People could get a glimpse this past weekend of the Flying Fortresses that ferried their fathers, grandfathers and great-grandfathers through the skies during World War II thanks to the Liberty Foundation.
The non-profit group, which is dedicated to keeping historic aircraft in the air, was at Clark County Airport in Sellersburg, Ind., with the B-17 bomber “Memphis Belle.”
The aircraft was built near the end of World War II, and was used in the 1990 movie “Memphis Belle.” While the visiting plane is not the original Memphis Belle — which saw much action during the war — it does have a long and colorful history, and in 1989 was painted in the exact color scheme of its new namesake in preparation for the movie.
Fowler said the Foundation travels through the region about once a year. People could look at the plane for free, or take to the skies in her for $450 for a roughly 30-minute flight.
While that price might seem high, Fowler said the “Memphis Belle” is “an incredibly expensive” aircraft to fly, and the non-profit organization “spends more than we’ll ever bring in” on fuel and upkeep.
The plane is among only 12 flight-worthy B-17s left in the world, according to the Foundation, which travelled the country with the “Liberty Belle” until it was badly damaged in a fire last year.
“Our goal,” Fowler said, “is to keep them out of the museum, keep them flying. And the way we can do that is through public support.”
There were 12,732 B-17s built in the 1930s and 1940s, of which 4,735 were lost in combat during World War II.
Some of the remaining aircraft later saw action in Korea, Israel and even in Vietnam, though they they are most well-remembered and revered for their integral role in the WWII precision bombing campaign against German military and industrial targets. The high-flying, long-range bomber earned the title “Flying Fortress” with its impressive defensive firepower, boasting between seven and 13 guns, depending on the version.
The four-engine aircraft was also renowned for its ability to return safely home despite the loss of multiple engines or extensive damage.
Wayne Tabor, a 93-year-old WWII veteran, flew in the “Belle” last week, his first flight in a B-17 in 70 years.
He let out a deep laugh as the plane jostled him in his seat as it flew over Clark County, and turned to the young man beside him to recount how he’d once returned to base and counted, along with his crew members, 235 holes in their B-17.
Tabor served as waist-gunner in 30 missions during the war as part of the Eighth Air Force out of England.
“It’s like they’re 19 again for a small second,” Fowler said of the veterans he takes up in the plane; and with the wind rushing through Tabor’s snow-white hair from the open roof and waist-gunner’s windows, he did seem to smile the smile of a young man again, if only for a moment.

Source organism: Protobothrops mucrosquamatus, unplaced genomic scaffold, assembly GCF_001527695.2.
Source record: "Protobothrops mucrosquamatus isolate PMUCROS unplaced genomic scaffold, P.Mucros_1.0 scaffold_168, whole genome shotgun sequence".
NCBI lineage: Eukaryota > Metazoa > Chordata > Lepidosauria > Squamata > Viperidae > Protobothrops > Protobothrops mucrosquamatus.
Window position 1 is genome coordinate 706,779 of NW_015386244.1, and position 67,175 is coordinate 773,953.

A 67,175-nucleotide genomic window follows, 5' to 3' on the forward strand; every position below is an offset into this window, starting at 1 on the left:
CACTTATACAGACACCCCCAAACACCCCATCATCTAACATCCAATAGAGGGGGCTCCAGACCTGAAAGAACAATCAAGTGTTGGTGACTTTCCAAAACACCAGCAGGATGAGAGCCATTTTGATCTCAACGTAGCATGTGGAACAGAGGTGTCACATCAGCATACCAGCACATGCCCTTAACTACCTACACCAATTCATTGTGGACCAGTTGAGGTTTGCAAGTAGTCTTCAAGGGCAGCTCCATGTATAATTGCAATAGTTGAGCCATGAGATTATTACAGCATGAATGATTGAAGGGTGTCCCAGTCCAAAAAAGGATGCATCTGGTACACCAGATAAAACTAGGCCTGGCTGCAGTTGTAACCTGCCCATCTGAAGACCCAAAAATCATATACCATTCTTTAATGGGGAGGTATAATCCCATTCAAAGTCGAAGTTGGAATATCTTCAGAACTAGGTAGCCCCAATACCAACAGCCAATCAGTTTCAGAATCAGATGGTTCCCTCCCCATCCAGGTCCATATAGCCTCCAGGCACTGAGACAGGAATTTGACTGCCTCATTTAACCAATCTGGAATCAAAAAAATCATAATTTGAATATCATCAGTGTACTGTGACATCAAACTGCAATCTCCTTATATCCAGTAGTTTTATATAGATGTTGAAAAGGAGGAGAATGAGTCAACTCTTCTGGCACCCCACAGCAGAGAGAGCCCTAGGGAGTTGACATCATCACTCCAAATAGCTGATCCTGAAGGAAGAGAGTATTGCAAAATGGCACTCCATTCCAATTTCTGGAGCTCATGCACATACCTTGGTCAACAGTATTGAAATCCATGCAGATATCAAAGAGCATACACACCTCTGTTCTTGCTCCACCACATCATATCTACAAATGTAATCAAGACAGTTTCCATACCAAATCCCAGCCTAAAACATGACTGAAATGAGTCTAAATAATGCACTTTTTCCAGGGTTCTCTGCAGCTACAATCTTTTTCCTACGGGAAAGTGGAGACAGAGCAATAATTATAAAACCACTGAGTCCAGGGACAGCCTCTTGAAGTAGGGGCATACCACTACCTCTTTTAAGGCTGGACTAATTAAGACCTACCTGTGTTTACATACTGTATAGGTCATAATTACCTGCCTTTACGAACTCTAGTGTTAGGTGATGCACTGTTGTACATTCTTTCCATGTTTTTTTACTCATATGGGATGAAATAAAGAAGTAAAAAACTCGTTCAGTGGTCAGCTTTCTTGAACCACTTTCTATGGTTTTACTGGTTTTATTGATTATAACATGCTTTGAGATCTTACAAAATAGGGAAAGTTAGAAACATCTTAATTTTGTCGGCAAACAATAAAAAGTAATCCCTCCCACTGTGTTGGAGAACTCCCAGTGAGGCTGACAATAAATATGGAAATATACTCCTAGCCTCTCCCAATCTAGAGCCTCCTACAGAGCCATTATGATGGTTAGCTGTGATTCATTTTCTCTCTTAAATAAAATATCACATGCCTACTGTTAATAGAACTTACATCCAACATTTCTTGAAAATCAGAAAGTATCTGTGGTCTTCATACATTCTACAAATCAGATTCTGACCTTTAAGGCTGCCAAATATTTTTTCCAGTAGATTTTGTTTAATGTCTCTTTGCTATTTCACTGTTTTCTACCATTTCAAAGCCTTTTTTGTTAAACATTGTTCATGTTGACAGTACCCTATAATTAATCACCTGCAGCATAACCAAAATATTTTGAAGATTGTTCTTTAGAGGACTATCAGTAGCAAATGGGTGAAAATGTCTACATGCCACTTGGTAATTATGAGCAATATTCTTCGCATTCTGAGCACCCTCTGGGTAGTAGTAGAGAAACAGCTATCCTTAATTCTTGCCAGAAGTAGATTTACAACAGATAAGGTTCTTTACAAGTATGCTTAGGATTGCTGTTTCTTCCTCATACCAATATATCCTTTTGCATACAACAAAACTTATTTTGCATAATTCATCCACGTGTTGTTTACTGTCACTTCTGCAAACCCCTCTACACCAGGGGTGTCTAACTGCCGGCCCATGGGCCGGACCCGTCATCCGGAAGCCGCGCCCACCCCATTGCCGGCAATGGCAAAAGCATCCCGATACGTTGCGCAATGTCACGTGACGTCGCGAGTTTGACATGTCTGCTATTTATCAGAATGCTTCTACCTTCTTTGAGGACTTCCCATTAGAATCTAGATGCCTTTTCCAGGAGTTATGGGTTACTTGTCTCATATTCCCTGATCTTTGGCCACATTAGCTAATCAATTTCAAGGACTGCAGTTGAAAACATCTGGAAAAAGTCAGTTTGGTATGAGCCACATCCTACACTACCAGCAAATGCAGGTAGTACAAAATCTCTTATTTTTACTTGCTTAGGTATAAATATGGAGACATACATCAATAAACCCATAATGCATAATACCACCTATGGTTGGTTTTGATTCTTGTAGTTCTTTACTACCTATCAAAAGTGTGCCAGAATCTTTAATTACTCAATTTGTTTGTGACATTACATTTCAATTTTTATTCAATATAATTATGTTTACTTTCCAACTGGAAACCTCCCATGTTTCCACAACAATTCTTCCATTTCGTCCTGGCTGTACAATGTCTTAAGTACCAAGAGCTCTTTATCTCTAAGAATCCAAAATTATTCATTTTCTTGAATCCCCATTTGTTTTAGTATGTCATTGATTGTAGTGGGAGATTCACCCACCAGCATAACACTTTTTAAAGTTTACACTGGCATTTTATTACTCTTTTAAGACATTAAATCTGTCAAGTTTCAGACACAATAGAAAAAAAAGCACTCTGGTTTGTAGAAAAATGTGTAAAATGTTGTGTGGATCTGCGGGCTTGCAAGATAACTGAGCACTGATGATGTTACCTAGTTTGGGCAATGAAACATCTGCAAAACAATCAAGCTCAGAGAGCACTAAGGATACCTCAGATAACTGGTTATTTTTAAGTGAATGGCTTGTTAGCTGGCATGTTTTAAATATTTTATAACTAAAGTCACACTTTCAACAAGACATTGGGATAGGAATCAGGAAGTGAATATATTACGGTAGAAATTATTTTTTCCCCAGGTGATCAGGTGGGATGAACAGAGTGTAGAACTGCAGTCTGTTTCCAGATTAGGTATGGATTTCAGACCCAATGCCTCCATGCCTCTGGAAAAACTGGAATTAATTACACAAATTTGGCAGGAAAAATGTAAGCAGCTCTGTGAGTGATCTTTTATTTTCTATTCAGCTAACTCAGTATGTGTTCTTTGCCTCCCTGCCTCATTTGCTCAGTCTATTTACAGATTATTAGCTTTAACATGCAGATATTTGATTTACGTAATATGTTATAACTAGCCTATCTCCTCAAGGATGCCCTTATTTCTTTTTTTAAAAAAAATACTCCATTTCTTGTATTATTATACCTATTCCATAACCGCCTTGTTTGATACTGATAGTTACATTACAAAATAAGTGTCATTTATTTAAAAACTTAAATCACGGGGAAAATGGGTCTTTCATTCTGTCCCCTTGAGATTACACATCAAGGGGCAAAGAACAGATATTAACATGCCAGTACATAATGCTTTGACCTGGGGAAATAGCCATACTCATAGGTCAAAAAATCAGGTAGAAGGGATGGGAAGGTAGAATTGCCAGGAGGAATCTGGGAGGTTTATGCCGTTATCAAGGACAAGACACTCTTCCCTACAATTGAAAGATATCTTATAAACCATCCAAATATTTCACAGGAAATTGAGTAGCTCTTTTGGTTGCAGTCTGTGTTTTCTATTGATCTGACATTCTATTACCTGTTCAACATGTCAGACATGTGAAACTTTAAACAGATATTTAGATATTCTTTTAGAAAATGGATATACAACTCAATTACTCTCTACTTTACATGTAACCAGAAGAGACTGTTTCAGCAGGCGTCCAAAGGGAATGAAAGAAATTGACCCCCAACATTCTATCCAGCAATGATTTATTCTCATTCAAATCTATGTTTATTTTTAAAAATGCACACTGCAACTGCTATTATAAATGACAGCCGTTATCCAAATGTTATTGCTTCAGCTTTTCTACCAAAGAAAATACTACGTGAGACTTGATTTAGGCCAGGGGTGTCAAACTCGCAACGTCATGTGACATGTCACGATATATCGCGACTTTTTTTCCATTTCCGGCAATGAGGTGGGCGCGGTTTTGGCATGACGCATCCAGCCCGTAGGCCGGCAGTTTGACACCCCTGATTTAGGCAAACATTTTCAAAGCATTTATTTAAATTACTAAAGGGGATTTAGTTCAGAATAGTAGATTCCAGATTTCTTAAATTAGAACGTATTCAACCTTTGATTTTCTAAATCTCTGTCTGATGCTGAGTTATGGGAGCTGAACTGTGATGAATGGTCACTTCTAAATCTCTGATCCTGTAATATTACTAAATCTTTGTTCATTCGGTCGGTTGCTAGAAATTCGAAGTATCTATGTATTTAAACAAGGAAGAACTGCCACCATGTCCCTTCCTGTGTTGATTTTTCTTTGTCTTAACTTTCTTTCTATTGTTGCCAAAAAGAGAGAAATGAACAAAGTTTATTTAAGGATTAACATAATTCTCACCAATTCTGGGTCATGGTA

Tabor told another tale of his WWII service, which humbled the attentive crowd at the airport. “It was D-Day,” he began, as though everyone had a D-Day story, “and we had air superiority.”
The clouds, he said, had at first blocked the view of the beaches below, but “all at once, there was an opening in the clouds. Thousands of ships were going toward France. They looked like water-bugs,” he said, reliving the moment in his mind, still stunned by the magnitude of it all.
The goal of the Liberty Foundation is to “provide visitors the opportunity to take a step back in time and gain respect for the men and women who gave so much to protect our freedoms.”
Fowler said visiting the plane is a “living history lesson.” Climbing aboard the “Memphis Belle” is truly taking a step back in time, as the interior of the plane is just as it would have been during the war, with no upgraded features. Air rushes in as you cruise through the skies, and the bomber, which lacks hydraulics, bounces unpredictably in turbulence, just enough to keep its passengers on their toes.
Passengers on the flights were required to remain seated only for take-off and landing. They could move around the plane and explore each of the different positions during the flight.
The most impressive position to many is the plane’s glass nose, which offers once-in-a-lifetime views and inspires awe for the soldiers who spent hours at the gun here.
Toward the middle of the aircraft, passengers could stick their heads - or their cameras, if they were careful - out the open roof or waist-gunners positions.
The Liberty Foundation will have the “Belle” at three regional airports this month. This Saturday and Sunday they will be at the Indianapolis Regional Airport in Greenfield; on Oct. 14 they will be at the Spirit of St. Louis Airport in St. Louis; and on Oct. 20-21 they will be at the Olive Branch Airport in Olive Branch, Miss., near Memphis.
For more information see libertyfoundation.org, or to schedule a flight call (918) 340-0243.